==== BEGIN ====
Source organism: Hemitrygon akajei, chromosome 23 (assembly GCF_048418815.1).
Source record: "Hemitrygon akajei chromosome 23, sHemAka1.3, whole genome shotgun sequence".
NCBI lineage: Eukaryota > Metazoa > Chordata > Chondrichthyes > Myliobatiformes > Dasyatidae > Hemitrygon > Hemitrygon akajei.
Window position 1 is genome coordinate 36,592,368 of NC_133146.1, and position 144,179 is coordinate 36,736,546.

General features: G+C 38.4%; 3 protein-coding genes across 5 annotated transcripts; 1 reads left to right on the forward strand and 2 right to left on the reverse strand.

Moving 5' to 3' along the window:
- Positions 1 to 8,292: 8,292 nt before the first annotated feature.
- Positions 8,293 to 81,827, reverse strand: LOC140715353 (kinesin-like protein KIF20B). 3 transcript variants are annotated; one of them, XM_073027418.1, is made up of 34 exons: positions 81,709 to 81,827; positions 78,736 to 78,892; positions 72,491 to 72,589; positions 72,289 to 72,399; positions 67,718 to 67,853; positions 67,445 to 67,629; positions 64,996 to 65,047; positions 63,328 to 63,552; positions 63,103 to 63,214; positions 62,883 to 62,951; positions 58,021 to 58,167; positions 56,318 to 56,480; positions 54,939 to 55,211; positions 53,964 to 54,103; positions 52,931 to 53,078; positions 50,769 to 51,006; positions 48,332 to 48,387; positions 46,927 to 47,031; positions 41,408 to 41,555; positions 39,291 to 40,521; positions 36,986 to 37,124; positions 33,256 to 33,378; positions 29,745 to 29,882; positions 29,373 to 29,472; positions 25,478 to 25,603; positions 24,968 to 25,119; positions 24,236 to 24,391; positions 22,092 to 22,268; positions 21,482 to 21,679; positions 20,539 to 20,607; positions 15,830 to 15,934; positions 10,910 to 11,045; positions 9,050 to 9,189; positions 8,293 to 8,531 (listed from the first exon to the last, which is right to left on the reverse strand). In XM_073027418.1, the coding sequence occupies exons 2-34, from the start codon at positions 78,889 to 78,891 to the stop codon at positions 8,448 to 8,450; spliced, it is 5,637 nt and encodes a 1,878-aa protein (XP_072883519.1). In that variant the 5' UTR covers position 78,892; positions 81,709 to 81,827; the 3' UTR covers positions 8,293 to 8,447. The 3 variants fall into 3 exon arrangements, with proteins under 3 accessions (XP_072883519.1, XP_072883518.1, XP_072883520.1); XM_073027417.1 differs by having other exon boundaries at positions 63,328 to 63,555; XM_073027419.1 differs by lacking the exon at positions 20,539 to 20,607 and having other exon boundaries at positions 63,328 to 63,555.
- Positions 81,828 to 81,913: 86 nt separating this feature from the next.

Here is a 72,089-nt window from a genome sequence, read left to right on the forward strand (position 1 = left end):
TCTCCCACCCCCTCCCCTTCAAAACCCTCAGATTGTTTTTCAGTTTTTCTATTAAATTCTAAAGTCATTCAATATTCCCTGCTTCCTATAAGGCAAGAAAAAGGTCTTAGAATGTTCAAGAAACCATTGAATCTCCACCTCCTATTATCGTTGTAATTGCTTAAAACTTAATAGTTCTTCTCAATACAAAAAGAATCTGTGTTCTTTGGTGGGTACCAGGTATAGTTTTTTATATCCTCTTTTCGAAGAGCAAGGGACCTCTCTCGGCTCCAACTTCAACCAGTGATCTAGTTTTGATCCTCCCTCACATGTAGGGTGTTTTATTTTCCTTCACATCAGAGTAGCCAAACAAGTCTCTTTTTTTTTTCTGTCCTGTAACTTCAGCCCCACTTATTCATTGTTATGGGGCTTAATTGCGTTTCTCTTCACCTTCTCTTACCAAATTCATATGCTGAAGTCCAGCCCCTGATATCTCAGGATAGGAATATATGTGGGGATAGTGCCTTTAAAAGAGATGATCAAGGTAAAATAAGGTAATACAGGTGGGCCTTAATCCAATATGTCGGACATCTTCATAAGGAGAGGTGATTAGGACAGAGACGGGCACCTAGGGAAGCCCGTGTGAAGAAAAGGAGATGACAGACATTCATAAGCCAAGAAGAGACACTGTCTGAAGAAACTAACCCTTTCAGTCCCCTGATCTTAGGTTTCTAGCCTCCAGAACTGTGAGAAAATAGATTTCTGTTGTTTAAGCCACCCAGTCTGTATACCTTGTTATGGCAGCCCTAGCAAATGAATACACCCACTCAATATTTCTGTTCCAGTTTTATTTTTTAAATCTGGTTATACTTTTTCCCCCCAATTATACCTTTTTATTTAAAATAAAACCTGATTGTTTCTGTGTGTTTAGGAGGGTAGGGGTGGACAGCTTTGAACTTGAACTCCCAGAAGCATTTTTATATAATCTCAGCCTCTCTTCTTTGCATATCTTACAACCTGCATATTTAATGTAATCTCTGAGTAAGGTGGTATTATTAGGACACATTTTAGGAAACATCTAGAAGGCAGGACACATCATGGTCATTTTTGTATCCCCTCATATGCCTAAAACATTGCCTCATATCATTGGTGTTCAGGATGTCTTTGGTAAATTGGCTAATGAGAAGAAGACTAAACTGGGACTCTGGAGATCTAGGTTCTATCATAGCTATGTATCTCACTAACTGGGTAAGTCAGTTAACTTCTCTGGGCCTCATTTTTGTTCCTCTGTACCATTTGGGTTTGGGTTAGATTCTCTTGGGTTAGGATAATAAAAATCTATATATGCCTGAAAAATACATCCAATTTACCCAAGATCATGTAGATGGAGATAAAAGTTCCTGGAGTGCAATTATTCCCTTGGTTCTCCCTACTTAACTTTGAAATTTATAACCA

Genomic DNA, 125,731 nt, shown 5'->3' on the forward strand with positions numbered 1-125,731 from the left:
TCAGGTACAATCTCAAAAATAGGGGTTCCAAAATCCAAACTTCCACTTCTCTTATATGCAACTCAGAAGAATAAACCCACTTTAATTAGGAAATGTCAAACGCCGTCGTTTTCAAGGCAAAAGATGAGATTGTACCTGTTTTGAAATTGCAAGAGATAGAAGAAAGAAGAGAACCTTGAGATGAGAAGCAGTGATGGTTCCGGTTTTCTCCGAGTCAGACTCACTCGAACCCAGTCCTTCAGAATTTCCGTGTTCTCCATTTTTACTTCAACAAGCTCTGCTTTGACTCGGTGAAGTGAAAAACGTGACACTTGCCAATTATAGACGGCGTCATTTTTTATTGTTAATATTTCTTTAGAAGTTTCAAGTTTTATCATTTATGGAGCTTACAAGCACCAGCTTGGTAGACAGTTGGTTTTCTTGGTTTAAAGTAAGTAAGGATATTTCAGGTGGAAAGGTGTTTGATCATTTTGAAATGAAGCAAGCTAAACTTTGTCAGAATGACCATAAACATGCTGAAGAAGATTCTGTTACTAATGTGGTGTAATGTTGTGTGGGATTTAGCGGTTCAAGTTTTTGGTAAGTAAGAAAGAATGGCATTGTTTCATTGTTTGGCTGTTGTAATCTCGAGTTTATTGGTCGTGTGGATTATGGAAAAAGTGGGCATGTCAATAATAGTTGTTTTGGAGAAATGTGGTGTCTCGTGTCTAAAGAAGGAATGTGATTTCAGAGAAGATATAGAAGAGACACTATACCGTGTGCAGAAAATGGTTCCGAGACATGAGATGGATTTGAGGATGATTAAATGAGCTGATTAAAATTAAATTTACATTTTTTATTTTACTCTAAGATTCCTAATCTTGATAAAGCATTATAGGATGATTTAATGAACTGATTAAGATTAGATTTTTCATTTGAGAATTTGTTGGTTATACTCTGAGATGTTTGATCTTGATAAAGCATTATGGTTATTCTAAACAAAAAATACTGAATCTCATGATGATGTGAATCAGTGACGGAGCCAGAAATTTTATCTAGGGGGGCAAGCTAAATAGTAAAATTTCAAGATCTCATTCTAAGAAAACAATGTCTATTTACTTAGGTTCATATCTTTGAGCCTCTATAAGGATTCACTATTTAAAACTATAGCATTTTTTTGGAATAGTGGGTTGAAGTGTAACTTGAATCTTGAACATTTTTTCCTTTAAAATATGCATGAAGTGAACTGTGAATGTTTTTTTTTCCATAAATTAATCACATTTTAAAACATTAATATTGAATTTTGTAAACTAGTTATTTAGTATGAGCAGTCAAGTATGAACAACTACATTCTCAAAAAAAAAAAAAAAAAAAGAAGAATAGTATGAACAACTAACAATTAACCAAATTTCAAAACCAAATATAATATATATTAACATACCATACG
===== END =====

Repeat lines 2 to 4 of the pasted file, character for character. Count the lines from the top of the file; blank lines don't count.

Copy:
Source record: "Hemitrygon akajei chromosome 23, sHemAka1.3, whole genome shotgun sequence".
NCBI lineage: Eukaryota > Metazoa > Chordata > Chondrichthyes > Myliobatiformes > Dasyatidae > Hemitrygon > Hemitrygon akajei.
Window position 1 is genome coordinate 36,592,368 of NC_133146.1, and position 144,179 is coordinate 36,736,546.